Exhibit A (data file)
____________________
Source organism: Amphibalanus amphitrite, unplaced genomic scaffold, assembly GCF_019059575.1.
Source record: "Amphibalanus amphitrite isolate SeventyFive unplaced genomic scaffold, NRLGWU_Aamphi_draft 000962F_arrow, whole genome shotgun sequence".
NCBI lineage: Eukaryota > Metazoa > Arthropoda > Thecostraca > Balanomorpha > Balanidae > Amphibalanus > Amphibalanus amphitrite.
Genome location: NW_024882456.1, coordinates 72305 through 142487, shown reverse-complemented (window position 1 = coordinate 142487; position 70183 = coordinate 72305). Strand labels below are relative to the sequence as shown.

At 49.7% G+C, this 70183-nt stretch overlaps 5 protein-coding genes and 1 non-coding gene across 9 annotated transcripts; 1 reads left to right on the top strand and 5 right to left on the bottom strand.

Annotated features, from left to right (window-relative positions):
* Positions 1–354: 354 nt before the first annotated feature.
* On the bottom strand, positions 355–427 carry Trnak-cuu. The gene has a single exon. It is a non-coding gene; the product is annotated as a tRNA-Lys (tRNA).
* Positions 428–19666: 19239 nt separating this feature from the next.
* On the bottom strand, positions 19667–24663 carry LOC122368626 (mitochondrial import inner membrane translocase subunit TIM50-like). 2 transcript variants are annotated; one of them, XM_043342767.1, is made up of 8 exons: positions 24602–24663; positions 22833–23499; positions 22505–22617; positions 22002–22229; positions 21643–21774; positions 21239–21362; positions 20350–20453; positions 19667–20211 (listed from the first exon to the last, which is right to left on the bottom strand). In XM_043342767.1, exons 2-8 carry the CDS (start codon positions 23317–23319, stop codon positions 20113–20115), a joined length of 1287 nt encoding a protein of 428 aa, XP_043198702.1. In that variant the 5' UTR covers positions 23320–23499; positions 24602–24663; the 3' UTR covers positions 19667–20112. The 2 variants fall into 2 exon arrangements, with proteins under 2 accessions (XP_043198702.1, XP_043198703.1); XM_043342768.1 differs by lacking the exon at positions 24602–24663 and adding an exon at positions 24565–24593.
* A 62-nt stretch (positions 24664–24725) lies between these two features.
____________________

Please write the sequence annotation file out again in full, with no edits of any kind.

Source organism: Amphibalanus amphitrite, unplaced genomic scaffold, assembly GCF_019059575.1.
Source record: "Amphibalanus amphitrite isolate SeventyFive unplaced genomic scaffold, NRLGWU_Aamphi_draft 000962F_arrow, whole genome shotgun sequence".
NCBI lineage: Eukaryota > Metazoa > Arthropoda > Thecostraca > Balanomorpha > Balanidae > Amphibalanus > Amphibalanus amphitrite.
Genome location: NW_024882456.1, coordinates 72305 through 142487, shown reverse-complemented (window position 1 = coordinate 142487; position 70183 = coordinate 72305). Strand labels below are relative to the sequence as shown.

At 49.7% G+C, this 70183-nt stretch overlaps 5 protein-coding genes and 1 non-coding gene across 9 annotated transcripts; 1 reads left to right on the top strand and 5 right to left on the bottom strand.

Annotated features, from left to right (window-relative positions):
* Positions 1–354: 354 nt before the first annotated feature.
* On the bottom strand, positions 355–427 carry Trnak-cuu. The gene has a single exon. It is a non-coding gene; the product is annotated as a tRNA-Lys (tRNA).
* Positions 428–19666: 19239 nt separating this feature from the next.
* On the bottom strand, positions 19667–24663 carry LOC122368626 (mitochondrial import inner membrane translocase subunit TIM50-like). 2 transcript variants are annotated; one of them, XM_043342767.1, is made up of 8 exons: positions 24602–24663; positions 22833–23499; positions 22505–22617; positions 22002–22229; positions 21643–21774; positions 21239–21362; positions 20350–20453; positions 19667–20211 (listed from the first exon to the last, which is right to left on the bottom strand). In XM_043342767.1, exons 2-8 carry the CDS (start codon positions 23317–23319, stop codon positions 20113–20115), a joined length of 1287 nt encoding a protein of 428 aa, XP_043198702.1. In that variant the 5' UTR covers positions 23320–23499; positions 24602–24663; the 3' UTR covers positions 19667–20112. The 2 variants fall into 2 exon arrangements, with proteins under 2 accessions (XP_043198702.1, XP_043198703.1); XM_043342768.1 differs by lacking the exon at positions 24602–24663 and adding an exon at positions 24565–24593.
* A 62-nt stretch (positions 24664–24725) lies between these two features.